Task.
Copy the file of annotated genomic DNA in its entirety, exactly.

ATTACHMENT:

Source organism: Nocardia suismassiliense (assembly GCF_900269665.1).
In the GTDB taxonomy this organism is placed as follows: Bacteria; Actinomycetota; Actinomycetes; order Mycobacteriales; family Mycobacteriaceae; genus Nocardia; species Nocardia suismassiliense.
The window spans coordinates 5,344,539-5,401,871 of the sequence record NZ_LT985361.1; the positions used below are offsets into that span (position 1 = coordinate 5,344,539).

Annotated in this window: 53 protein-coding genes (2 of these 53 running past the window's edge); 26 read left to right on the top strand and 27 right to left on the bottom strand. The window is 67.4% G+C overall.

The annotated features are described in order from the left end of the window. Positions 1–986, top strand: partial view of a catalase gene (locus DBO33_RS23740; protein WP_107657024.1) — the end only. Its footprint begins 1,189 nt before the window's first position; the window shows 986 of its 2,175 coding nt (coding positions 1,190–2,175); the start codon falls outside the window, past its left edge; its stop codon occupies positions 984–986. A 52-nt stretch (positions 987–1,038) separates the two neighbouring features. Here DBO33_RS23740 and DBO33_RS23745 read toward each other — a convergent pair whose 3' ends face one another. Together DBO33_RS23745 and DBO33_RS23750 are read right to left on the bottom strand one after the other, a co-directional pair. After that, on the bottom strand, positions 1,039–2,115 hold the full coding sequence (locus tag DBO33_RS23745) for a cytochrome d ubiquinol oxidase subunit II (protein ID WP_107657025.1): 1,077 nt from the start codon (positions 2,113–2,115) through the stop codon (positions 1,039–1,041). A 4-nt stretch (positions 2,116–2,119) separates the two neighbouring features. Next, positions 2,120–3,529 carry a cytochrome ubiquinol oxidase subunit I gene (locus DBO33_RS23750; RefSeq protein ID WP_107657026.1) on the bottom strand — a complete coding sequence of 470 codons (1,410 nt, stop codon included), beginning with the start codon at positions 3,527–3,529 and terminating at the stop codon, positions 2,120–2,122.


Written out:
Source organism: Nocardia suismassiliense (assembly GCF_900269665.1).
In the GTDB taxonomy this organism is placed as follows: Bacteria; Actinomycetota; Actinomycetes; order Mycobacteriales; family Mycobacteriaceae; genus Nocardia; species Nocardia suismassiliense.
The window spans coordinates 5,344,539-5,401,871 of the sequence record NZ_LT985361.1; the positions used below are offsets into that span (position 1 = coordinate 5,344,539).

Annotated in this window: 53 protein-coding genes (2 of these 53 running past the window's edge); 26 read left to right on the top strand and 27 right to left on the bottom strand. The window is 67.4% G+C overall.

The annotated features are described in order from the left end of the window. Positions 1–986, top strand: partial view of a catalase gene (locus DBO33_RS23740; protein WP_107657024.1) — the end only. Its footprint begins 1,189 nt before the window's first position; the window shows 986 of its 2,175 coding nt (coding positions 1,190–2,175); the start codon falls outside the window, past its left edge; its stop codon occupies positions 984–986. A 52-nt stretch (positions 987–1,038) separates the two neighbouring features. Here DBO33_RS23740 and DBO33_RS23745 read toward each other — a convergent pair whose 3' ends face one another. Together DBO33_RS23745 and DBO33_RS23750 are read right to left on the bottom strand one after the other, a co-directional pair. After that, on the bottom strand, positions 1,039–2,115 hold the full coding sequence (locus tag DBO33_RS23745) for a cytochrome d ubiquinol oxidase subunit II (protein ID WP_107657025.1): 1,077 nt from the start codon (positions 2,113–2,115) through the stop codon (positions 1,039–1,041). A 4-nt stretch (positions 2,116–2,119) separates the two neighbouring features. Next, positions 2,120–3,529 carry a cytochrome ubiquinol oxidase subunit I gene (locus DBO33_RS23750; RefSeq protein ID WP_107657026.1) on the bottom strand — a complete coding sequence of 470 codons (1,410 nt, stop codon included), beginning with the start codon at positions 3,527–3,529 and terminating at the stop codon, positions 2,120–2,122.